Subject: I have found a CD that I think you would enjoy
Genres: Alternative Rock, Folk, World Music, Pop
Sari Kaasinen grew up in Finland's Karelia region, near the Russian border, and her mother taught her the old peasant songs. In 1983, Sari formed a women's choir called Värttinä (Finnish, "spindle") to sing those tunes, bu... more »
Sari Kaasinen grew up in Finland's Karelia region, near the Russian border, and her mother taught her the old peasant songs. In 1983, Sari formed a women's choir called Värttinä (Finnish, "spindle") to sing those tunes, but, after she attended the prestigious Sibelius Academy in Helsinki, she stripped the group down to a female vocal quartet backed by an instrumental folk rock quintet. By speeding up the tempos and giving the lyrics a sassy feminist spin, Värttinä made the ancient songs sound as modern as anything by the Roches or the Blake Babies. Värttinä has made another major leap forward with Aitara, their first album dominated by original compositions, mostly by Kaasinen. Four numbers are old songs with new music and lyrics; the other eight were written from scratch, but all dozen draw on the themes and rhythms of rural Finland. Instead of the stoic fatalism that marks most folk music, however, these songs burst with the energy and high expectations of women who accept no limitations. The English translations in the CD booklet reveal that the songs describe the bawdy young "Katariina" striding through town with her belt missing and women dancing and laughing around the "Yötulet (The Night Fire)." Such insistently catchy numbers as "Tumala" and "Mie Tahon Tanssia" are aggressive proposals to young men. Even without the translations, though, there is such a spark in the singing and in the fiddle-accordion-sax-bass-&-drums accompaniment that the lusty confidence behind the songs is unmistakable. --Geoffrey Himes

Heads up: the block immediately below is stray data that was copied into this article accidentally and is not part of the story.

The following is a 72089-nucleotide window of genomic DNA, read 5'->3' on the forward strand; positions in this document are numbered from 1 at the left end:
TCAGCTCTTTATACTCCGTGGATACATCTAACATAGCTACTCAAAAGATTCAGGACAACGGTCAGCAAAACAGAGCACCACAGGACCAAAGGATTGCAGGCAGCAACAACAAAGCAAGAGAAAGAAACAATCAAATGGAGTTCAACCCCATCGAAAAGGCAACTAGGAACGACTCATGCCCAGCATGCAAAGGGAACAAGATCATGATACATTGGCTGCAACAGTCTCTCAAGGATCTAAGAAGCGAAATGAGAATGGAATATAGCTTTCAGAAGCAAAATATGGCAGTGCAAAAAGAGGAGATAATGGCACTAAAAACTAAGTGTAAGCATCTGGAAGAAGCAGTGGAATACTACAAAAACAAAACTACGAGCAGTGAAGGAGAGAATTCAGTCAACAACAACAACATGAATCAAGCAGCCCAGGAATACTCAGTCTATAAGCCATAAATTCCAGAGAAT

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Lively and stunning!
Brianna Neal | USA | 12/31/2003
(5 out of 5 stars)
"The penetrating, slightly nasal female voices of traditional Finnish folk music join with an intense fusion backup band of guitar, bass, drums, organ, bouzouki, accordion, whistles, kantele, cimbalom and cumbus tanbur to create a uniquely stirring sound. Sometimes in dissonant harmony but often in unison or call-and-response style, the voices of female singers Sari and Mari Kaasinen, Kirsi Kahkonen and Sirpa Reiman stand out, unapologetic in their ethnicity yet blending splendidly with the accompaniments designed around them. The faster-paced numbers like #1, "Katariina", #2, "Tumala", #10, "Yotulet", and #12, Aitara", are particularly distinctive, with the singers' Finnish lyrics fired forth in an unrelenting, rapid staccato. (The lyrics to "Tumala", in which a woman tries to seduce a boy by bragging about her livestock, are also hilarious). "Travuska", is slower, dark and spooky, lamenting the loss of childhood, while the instrumental "Pirsta" sounds more neo-Celtic than neo-Scandinavian with its whistle, accordion and guitar instrumentals (perhaps a nod to the band's Celtic-oriented label, Green Linnet). Varttina's previous release was "Seleniko", also from Green Linnet/Xenophile, while their next is "Kokko" for Nonesuch."
Big change from their earlier CDs
Brianna Neal | 08/11/2001
(5 out of 5 stars)
"This is an excellent CD, completely different from the band's earlier recordings: a bit more 'peppy'. We loved the first few, and we love this CD just as much! The explosive opener 'Katariina' is a great dance song, though the lyrics are terribly hard to understand. When you do get the lyrics, you can never sing them fast enough to keep up with the spritely vocalists!"